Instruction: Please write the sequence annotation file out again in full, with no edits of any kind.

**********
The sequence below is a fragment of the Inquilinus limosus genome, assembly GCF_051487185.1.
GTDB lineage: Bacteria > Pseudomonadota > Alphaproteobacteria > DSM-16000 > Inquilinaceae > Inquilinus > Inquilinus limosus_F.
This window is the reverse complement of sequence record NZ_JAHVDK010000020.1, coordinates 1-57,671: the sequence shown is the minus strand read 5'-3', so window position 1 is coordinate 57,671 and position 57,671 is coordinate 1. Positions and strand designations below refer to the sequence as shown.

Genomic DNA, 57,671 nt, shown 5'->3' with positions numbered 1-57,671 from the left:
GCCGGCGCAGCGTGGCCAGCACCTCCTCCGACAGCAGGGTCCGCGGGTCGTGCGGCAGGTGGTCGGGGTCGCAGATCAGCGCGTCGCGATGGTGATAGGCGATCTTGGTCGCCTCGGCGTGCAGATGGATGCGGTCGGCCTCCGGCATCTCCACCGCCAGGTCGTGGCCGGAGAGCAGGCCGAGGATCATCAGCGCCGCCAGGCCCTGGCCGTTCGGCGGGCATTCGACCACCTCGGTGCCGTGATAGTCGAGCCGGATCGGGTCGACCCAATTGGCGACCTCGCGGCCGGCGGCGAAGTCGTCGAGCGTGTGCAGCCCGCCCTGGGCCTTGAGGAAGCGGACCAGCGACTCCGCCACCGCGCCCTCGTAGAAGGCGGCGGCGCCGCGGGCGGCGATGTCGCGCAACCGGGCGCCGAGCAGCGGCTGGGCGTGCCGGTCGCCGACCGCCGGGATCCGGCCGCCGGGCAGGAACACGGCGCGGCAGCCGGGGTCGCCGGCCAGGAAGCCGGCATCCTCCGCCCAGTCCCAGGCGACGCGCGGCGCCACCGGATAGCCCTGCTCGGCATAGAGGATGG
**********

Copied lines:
The sequence below is a fragment of the Inquilinus limosus genome, assembly GCF_051487185.1.
GTDB lineage: Bacteria > Pseudomonadota > Alphaproteobacteria > DSM-16000 > Inquilinaceae > Inquilinus > Inquilinus limosus_F.
This window is the reverse complement of sequence record NZ_JAHVDK010000020.1, coordinates 1-57,671: the sequence shown is the minus strand read 5'-3', so window position 1 is coordinate 57,671 and position 57,671 is coordinate 1. Positions and strand designations below refer to the sequence as shown.

Genomic DNA, 57,671 nt, shown 5'->3' with positions numbered 1-57,671 from the left:
GCCGGCGCAGCGTGGCCAGCACCTCCTCCGACAGCAGGGTCCGCGGGTCGTGCGGCAGGTGGTCGGGGTCGCAGATCAGCGCGTCGCGATGGTGATAGGCGATCTTGGTCGCCTCGGCGTGCAGATGGATGCGGTCGGCCTCCGGCATCTCCACCGCCAGGTCGTGGCCGGAGAGCAGGCCGAGGATCATCAGCGCCGCCAGGCCCTGGCCGTTCGGCGGGCATTCGACCACCTCGGTGCCGTGATAGTCGAGCCGGATCGGGTCGACCCAATTGGCGACCTCGCGGCCGGCGGCGAAGTCGTCGAGCGTGTGCAGCCCGCCCTGGGCCTTGAGGAAGCGGACCAGCGACTCCGCCACCGCGCCCTCGTAGAAGGCGGCGGCGCCGCGGGCGGCGATGTCGCGCAACCGGGCGCCGAGCAGCGGCTGGGCGTGCCGGTCGCCGACCGCCGGGATCCGGCCGCCGGGCAGGAACACGGCGCGGCAGCCGGGGTCGCCGGCCAGGAAGCCGGCATCCTCCGCCCAGTCCCAGGCGACGCGCGGCGCCACCGGATAGCCCTGCTCGGCATAGAGGATGG